The personal mythology of Peter III Feodorovich as deployed in Russian panegyrics of 1742, 1743, and 1762

  • Личная мифология Петра III Феодоровича в русских панегириках 1742, 1743 и 1762 гг.

  • Author / Creator
    Kutuzov, Maria
  • This dissertation examines the process of creation and evolution of
    the personal mythology of the 7th Russian Emperor Peter III. It
    explores the phenomenon of personal mythology as a system of
    representation of the monarch’s identity, which was, on the one hand,
    clearly displayed and, on the other hand, actively developed in XVIII
    century literary texts. The main aim of the thesis is to reconstruct
    the metaphorical and narrative core of Peter’s III personal mythology
    as it was both expressed and created in Russian panegyrics of the
    The first chapter consists of 3 sections and provides a survey of two
    solemn odes by M. Lomonosov (an ode on Peter’s arrival to
    Sankt-Petersburg, 1742, and an ode on his name day, 1743), and a
    sermon of Simon Todorskiy dedicated to Peter’s 15th birthday. Analysis
    of these panegyrics forms the basis for understanding key elements in
    Peter’s personal mythology as it was formed and elaborated during the
    first years of his life in Russia. The second chapter consists of 4
    sections and includes analysis of the solemn odes by M. Lomonosov, A.
    Sumarokov, M. Kheraskov and I. Bogdanovich written in 1762, soon after
    the new monarch’s accession to the throne. Findings derived from the
    close reading of these panegyrics indicate that the main discourse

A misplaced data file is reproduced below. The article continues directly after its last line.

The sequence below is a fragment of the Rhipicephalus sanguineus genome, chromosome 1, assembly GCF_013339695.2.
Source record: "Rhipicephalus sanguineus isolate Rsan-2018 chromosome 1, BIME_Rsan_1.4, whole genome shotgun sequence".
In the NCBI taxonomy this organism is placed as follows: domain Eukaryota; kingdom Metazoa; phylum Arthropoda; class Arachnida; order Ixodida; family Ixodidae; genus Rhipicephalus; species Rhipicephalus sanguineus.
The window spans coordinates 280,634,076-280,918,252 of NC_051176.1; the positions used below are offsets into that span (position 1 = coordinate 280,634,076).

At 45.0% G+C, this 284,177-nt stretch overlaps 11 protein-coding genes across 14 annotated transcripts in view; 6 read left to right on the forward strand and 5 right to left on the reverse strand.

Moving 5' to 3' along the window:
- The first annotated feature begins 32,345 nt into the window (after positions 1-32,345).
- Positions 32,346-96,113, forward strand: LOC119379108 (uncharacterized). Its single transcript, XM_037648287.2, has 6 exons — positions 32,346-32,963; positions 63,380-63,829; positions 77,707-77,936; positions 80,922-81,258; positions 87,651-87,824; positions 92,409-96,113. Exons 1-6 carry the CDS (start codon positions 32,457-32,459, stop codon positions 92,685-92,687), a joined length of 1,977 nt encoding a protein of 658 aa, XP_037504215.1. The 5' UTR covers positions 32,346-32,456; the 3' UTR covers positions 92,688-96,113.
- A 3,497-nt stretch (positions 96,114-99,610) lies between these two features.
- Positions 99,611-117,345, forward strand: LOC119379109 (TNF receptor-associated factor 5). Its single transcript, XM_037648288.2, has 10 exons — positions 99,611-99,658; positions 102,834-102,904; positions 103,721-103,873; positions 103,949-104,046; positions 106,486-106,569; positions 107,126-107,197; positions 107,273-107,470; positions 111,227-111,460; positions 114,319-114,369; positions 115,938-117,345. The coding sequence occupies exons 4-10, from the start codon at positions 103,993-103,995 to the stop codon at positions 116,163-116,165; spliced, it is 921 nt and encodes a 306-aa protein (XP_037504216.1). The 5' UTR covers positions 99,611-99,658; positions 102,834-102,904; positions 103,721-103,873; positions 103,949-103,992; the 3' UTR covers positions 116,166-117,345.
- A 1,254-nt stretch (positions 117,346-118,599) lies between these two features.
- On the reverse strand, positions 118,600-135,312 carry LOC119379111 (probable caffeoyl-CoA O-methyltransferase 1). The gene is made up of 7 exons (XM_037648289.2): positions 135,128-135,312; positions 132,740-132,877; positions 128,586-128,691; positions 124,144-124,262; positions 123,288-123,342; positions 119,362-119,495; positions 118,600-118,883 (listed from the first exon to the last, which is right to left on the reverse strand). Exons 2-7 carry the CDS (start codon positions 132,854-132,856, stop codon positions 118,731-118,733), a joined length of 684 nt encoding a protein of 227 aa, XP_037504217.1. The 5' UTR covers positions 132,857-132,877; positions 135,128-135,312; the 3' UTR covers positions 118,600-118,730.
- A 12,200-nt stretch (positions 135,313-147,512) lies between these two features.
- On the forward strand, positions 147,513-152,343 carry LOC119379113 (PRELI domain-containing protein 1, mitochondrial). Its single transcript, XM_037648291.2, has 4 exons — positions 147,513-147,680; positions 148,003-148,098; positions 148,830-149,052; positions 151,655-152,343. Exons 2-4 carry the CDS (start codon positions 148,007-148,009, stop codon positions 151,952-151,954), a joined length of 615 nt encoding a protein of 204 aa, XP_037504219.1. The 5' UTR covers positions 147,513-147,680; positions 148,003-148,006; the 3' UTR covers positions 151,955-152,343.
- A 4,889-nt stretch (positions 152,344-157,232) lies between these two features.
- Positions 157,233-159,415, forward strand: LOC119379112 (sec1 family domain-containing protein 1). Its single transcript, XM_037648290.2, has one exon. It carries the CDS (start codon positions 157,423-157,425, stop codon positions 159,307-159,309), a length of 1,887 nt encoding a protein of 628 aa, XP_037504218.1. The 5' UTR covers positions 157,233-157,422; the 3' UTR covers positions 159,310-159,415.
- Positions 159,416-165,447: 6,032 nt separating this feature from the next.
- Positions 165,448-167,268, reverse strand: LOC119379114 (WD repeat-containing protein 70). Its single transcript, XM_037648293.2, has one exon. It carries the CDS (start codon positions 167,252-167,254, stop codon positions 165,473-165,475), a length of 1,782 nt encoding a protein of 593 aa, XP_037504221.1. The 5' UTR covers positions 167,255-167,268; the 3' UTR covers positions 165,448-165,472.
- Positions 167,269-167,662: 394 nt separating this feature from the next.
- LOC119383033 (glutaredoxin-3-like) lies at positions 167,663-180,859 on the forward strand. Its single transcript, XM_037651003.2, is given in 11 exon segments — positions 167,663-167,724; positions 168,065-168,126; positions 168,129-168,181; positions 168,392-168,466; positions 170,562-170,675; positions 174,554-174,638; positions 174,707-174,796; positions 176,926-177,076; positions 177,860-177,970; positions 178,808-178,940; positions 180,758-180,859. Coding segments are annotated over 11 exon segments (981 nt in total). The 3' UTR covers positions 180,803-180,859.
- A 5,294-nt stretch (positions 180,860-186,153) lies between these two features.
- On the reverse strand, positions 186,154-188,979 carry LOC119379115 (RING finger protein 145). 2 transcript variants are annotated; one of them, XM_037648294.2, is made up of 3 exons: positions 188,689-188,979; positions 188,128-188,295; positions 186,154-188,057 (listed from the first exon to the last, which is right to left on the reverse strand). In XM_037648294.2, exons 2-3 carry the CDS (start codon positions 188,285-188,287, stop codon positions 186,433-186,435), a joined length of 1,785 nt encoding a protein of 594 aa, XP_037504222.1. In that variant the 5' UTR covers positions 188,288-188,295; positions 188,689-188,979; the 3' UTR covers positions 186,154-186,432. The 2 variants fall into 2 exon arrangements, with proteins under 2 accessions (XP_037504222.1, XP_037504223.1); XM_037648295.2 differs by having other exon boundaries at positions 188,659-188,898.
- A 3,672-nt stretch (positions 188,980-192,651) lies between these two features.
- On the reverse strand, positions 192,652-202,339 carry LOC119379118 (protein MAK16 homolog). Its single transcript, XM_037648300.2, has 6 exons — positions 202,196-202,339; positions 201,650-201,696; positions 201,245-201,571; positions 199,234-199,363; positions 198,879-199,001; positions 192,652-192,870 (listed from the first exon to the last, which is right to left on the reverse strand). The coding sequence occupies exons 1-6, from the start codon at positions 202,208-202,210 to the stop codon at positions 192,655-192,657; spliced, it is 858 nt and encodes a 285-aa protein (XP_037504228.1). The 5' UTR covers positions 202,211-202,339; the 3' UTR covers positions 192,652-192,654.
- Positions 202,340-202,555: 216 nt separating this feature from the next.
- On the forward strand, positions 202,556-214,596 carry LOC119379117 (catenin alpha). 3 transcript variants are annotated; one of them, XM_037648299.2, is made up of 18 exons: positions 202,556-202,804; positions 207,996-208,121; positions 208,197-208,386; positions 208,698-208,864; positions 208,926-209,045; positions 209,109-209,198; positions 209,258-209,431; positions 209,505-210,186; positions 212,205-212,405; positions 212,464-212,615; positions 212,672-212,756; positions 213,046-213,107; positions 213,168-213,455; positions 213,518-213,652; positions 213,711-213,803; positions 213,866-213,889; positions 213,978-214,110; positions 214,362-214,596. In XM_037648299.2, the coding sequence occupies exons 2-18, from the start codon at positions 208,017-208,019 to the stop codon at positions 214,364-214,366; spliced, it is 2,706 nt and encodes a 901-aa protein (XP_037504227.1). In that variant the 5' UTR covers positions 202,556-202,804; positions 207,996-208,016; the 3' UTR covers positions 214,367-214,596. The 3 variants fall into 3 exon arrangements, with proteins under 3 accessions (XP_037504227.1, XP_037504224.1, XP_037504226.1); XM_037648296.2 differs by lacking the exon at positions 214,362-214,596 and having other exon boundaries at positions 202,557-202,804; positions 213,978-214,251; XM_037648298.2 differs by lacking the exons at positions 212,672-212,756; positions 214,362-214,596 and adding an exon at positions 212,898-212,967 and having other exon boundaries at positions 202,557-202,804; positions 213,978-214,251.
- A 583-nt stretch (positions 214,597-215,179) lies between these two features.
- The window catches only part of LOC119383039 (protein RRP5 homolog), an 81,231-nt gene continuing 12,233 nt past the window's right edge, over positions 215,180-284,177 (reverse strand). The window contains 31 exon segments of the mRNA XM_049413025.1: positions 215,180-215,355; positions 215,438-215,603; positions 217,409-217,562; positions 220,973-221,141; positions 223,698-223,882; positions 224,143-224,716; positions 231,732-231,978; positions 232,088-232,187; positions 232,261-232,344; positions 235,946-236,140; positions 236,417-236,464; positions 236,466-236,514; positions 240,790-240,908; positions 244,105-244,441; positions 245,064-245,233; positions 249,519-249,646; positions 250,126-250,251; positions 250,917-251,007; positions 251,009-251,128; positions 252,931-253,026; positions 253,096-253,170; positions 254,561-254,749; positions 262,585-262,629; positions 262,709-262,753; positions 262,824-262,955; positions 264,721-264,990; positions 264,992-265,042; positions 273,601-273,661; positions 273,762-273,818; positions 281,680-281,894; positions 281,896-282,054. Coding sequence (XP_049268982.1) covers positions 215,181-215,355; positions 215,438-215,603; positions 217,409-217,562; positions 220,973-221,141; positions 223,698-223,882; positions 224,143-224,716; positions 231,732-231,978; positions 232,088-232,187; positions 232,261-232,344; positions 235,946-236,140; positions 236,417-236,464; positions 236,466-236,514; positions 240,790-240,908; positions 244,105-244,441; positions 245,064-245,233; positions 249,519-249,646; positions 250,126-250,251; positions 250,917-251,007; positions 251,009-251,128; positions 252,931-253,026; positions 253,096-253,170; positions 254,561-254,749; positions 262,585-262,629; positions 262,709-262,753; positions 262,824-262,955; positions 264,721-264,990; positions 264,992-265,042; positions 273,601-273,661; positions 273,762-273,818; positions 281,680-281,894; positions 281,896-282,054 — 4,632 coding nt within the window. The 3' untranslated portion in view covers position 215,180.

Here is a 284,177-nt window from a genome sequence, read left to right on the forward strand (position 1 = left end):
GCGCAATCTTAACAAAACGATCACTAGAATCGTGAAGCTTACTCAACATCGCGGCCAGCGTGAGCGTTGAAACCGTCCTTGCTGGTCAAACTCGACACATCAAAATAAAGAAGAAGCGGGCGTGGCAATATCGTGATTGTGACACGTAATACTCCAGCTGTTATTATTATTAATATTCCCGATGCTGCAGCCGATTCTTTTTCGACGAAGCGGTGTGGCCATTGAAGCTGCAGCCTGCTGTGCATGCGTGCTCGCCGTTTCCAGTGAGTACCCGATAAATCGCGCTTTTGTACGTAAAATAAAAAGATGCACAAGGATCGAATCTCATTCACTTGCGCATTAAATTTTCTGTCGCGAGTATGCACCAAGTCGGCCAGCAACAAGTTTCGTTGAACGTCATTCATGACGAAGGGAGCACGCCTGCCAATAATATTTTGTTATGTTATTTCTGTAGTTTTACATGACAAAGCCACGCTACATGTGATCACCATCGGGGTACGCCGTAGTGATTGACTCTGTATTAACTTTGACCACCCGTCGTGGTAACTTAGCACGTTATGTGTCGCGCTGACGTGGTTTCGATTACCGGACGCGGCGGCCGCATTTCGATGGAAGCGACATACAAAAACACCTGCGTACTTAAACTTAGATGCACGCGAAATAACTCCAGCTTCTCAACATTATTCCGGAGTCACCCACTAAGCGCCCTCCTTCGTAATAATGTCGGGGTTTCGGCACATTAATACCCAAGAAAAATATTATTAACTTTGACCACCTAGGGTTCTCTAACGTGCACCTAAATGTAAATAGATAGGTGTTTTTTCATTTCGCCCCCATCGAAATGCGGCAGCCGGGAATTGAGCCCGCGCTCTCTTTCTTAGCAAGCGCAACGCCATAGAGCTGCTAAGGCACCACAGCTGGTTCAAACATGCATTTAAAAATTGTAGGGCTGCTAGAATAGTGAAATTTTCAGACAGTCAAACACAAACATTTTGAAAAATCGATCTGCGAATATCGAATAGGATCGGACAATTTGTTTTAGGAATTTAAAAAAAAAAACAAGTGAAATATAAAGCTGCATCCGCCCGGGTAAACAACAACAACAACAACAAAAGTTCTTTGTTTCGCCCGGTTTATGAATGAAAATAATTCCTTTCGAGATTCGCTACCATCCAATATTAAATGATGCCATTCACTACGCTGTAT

models used to organize Peter’s personal mythology in 1762, in many
    respects, coincided with, but in some key elements varied
    significantly from, the corresponding rhetorical tools implemented in
    the first stage of its evolution.
    The thesis concludes with a discussion of the question why the process
    of the creation of an effective personal mythology for Peter III
    failed. I argue that the key elements of the personal mythology
    proposed to Peter III by Russian authors in 1742, 1743 and 1762 were
    borrowed from the personal mythology of his grandfather Peter I (also
    known as Peter the Great). I suggest that the deep inconsistency of
    these rhetorical models with the biographical circumstances and hybrid
    identity of Peter III led to a systematic failure in the process of
    legitimization and popularization of the image of the monarch.

  • Subjects / Keywords
  • Graduation date
    Spring 2013
  • Type of Item
  • Degree
    Doctor of Philosophy
  • DOI
  • License
    This thesis is made available by the University of Alberta Libraries with permission of the copyright owner solely for non-commercial purposes. This thesis, or any portion thereof, may not otherwise be copied or reproduced without the written consent of the copyright owner, except to the extent permitted by Canadian copyright law.
  • Language
  • Institution
    University of Alberta
  • Department
  • Specialization
    • Slavic Languages and Literatures
  • Supervisor / co-supervisor and their department(s)
  • Examining committee members and their departments
    • Rolland, Peter (Department of Modern Languages and Cultural Studies)
    • Schonle, Andreas (Queen Mary, University of London, School of Languages, Linguistics and Film)
    • Sywenky, Irene (Department of Modern Languages and Cultural Studies)
    • Pylypiuk, Natalia (Department of Modern Languages and Cultural Studies)
    • Coleman, Heather (Department of History and Classics)